The permanent 1.5 work GPCI floor established by the Medicare Improvements for Patients and Providers Act of 2008 (MIPPA) will remain in effect for Alaska as will the permanent 1.0 PE GPCI floor for physicians’ services furnished in the “Frontier States.” CMS is not proposing any changes to the list of Frontier States. Therefore, the Frontier States for 2013 are Montana, North Dakota, Nevada, South Dakota, and Wyoming.

CMS reports the proposed rule estimated impact on Hematology/Oncology to be -1% (assuming the conversion factor remains at the 2012 level).


  • New and Established Patient E/M Services
    • Increase 1-2%
  • Inpatient Hospital Care
    • Increase of 1%
  • Drug Administration Services
    • Decrease of approx. 3% overall
      • 96372 SQ/IM therapeutic injection - increase of 4%
      • 96416 Initiation of pump - decrease of almost 8%

*Assuming the conversion factor remains at the 2012 level


Proposed Congressional Bills


As of late August, there were three recently introduced Congressional bills seeking to address the sustainable growth rate (SGR) formula and the cuts to Medicare physician payments mandated by the SGR. With four months to go until the end of the year, we can expect additional bills aimed at preventing these cuts and proposing alternative payment methodologies to be introduced.

H.R. 6142
The Assuring Medicare Stability and Access for Seniors Act of 2012, introduced on July 18, 2012, by Representative Michael Burgess, MD (R-TX) simply seeks to delay the cuts for one more year by applying a zero percent update to the conversion factor for 2013 thus delaying the scheduled SGR cuts until January 1, 2014.

H.R. 5707
The Medicare Physician Innovation Act is a bipartisan bill introduced on May 9, 2012 by Representative Allyson Schwartz (D-PA) and Representative Joe Heck, D.O. (R-NV). This bill would permanently repeal the SGR formula, provide annual payment updates, and propose new payment models.

Summary of the Medicare Physician Payment Innovation Act:

  • Permanently repeals the SGR formula and prevents a 30 percent cut to physician reimbursements scheduled for January 1, 2013
  • Provides annual positive payment updates for all physicians for four years
  • Ensures access to preventive care, care coordination, and primary care services through increased payment updates for those services
  • Aggressively tests and evaluates new payment and delivery models
  • Identifies a variety of unique payment models to provide options for providers across medical specialties, practice types, and geographic regions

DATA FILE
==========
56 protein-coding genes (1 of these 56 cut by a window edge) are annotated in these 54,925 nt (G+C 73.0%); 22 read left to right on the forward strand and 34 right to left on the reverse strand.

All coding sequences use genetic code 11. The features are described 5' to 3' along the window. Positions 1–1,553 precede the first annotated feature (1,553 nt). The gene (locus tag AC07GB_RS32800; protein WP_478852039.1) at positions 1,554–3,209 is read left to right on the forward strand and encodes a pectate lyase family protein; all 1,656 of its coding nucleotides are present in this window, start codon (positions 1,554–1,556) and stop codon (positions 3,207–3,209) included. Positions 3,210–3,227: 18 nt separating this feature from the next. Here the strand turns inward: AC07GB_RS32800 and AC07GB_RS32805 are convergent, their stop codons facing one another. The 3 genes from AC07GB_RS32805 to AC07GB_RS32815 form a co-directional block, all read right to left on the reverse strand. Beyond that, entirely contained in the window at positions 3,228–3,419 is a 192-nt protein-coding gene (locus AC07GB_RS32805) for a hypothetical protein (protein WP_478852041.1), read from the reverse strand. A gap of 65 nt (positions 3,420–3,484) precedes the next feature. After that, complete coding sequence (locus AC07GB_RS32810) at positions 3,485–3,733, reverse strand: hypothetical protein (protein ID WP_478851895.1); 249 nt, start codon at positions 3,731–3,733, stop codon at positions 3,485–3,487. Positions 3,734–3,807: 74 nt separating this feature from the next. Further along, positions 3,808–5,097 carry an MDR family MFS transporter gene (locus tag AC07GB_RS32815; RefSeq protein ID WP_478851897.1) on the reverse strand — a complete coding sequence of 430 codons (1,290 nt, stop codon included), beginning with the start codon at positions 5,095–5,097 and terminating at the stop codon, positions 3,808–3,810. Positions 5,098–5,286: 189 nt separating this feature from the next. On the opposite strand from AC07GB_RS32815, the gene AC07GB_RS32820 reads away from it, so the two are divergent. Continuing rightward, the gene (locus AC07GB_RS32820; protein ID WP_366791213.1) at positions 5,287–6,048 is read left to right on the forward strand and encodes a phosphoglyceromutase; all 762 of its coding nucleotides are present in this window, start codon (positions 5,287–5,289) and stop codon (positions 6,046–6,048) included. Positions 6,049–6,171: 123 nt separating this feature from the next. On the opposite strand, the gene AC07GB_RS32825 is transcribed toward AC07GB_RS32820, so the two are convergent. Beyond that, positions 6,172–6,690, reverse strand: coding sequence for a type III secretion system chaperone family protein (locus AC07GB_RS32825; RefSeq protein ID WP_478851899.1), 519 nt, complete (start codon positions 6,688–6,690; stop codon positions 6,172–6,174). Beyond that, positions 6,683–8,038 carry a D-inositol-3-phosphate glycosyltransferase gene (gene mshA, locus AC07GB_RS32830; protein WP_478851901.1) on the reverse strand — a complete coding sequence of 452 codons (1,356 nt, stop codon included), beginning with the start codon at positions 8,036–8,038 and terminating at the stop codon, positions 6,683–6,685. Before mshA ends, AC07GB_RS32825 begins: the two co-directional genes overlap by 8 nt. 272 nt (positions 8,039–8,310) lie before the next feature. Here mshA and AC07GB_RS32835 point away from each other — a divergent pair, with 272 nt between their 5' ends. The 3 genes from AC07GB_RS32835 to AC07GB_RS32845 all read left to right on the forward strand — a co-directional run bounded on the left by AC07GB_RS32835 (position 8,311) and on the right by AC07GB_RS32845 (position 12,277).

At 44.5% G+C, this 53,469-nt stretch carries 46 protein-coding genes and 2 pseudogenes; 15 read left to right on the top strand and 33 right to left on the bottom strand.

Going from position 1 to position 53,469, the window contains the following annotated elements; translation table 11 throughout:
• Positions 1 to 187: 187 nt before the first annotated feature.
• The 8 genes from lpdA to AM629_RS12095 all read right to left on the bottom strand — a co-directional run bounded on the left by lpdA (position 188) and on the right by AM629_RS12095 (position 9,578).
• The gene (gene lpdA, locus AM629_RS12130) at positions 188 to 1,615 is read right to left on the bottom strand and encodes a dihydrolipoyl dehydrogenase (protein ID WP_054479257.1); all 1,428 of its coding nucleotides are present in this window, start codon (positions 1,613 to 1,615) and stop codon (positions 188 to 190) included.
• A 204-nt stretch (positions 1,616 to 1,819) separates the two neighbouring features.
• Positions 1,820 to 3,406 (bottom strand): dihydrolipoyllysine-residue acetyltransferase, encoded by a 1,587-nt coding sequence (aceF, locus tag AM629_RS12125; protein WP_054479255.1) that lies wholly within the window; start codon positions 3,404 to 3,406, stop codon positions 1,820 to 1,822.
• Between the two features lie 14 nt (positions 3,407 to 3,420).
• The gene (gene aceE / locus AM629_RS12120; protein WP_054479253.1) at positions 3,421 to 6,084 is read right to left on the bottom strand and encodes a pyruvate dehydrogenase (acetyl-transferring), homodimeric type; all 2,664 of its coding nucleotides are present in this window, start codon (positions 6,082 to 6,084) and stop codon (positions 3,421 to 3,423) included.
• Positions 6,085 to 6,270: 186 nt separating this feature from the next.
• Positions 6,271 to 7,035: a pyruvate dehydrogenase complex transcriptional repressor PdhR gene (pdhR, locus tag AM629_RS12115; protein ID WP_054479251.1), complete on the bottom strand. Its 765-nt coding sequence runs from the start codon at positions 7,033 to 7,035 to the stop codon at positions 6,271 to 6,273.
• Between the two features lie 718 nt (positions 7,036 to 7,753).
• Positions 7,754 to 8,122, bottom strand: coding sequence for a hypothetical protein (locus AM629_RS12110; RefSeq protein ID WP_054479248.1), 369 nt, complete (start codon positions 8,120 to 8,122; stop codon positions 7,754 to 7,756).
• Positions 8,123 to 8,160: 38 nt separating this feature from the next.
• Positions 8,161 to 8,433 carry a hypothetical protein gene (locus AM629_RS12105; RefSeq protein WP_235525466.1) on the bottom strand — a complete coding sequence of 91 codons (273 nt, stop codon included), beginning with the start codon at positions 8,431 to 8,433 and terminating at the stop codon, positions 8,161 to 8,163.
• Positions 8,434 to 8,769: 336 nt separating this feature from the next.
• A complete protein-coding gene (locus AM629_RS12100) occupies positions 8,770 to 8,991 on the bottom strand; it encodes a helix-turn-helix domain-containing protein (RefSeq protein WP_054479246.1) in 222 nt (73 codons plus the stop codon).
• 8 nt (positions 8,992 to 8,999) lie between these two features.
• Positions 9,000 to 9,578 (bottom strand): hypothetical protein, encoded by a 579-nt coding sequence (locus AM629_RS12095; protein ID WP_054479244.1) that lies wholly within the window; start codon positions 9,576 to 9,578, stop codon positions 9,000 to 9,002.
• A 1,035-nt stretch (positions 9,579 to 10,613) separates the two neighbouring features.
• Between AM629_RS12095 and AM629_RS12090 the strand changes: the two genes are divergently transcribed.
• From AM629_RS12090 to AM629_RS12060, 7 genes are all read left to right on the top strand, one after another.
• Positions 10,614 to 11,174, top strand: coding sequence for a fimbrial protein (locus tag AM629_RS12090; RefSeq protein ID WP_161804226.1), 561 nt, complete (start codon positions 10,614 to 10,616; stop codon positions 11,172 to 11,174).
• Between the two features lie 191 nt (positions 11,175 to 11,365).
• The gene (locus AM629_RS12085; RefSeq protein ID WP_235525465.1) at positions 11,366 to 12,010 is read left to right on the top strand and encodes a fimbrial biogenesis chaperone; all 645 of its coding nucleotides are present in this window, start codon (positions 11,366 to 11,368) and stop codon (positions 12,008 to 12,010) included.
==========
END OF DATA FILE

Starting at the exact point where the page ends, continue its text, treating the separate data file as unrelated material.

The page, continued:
• Stabilizes payment rates for providers who demonstrate a commitment to quality and efficiency within a fee-for-service model
  • Ensures long-term stability in the Medicare physician payment system through predictable updates that accurately reflect the cost and value of providing health care services in coordinated care models

S. 3337
The Access to Physicians in Medicare Act, introduced on June 25, 2012 by Senator Rand Paul (R-KY) proposes to eliminate the SGR, and replace it with an annual cost-of-living adjustment for physician payments. As proposed, reimbursement rates could increase slowly each year, subject to a three percent cap, based on a cost-of-living increase similar to that used to calculate increases in Social Security benefits.

In addition to the proposed legislature listed above, Congress has been hearing testimony on the need for a permanent fix to the SGR from major health care stakeholders including the American Medical Association (AMA), the Association of American Medical Colleges (AAMC), the American College of Physicians (ACP) and the Medical Group Management Association (MGMA).

On January 23, 2012, a joint-letter to the House Ways and Means Committee signed by 62 national medical associations (including ASCO) and 47 state medical associations called for a permanent fix to the SGR.

Make your voice heard, the AMA’s Legislative Action Center makes it easy to contact your legislators by providing editable text that can be delivered by email or a printed letter. Just choose the method of delivery (email or letter), enter your personal contact information (so that your legislators can be identified), edit the suggested text as you wish and click on send message.



In the proposed Physician Fee Schedule (PFS) rule, CMS continues their initiative of increasing payments to primary care physicians with the proposal to pay community physicians or non-physician practitioners (NPPs) for Coordination of Care in the 30 days following discharge from an inpatient hospital stay, skilled nursing facility, and certain outpatient services. In order to maintain budget neutrality, the new Coordination of Care service would be financed by a standard reduction in all other services.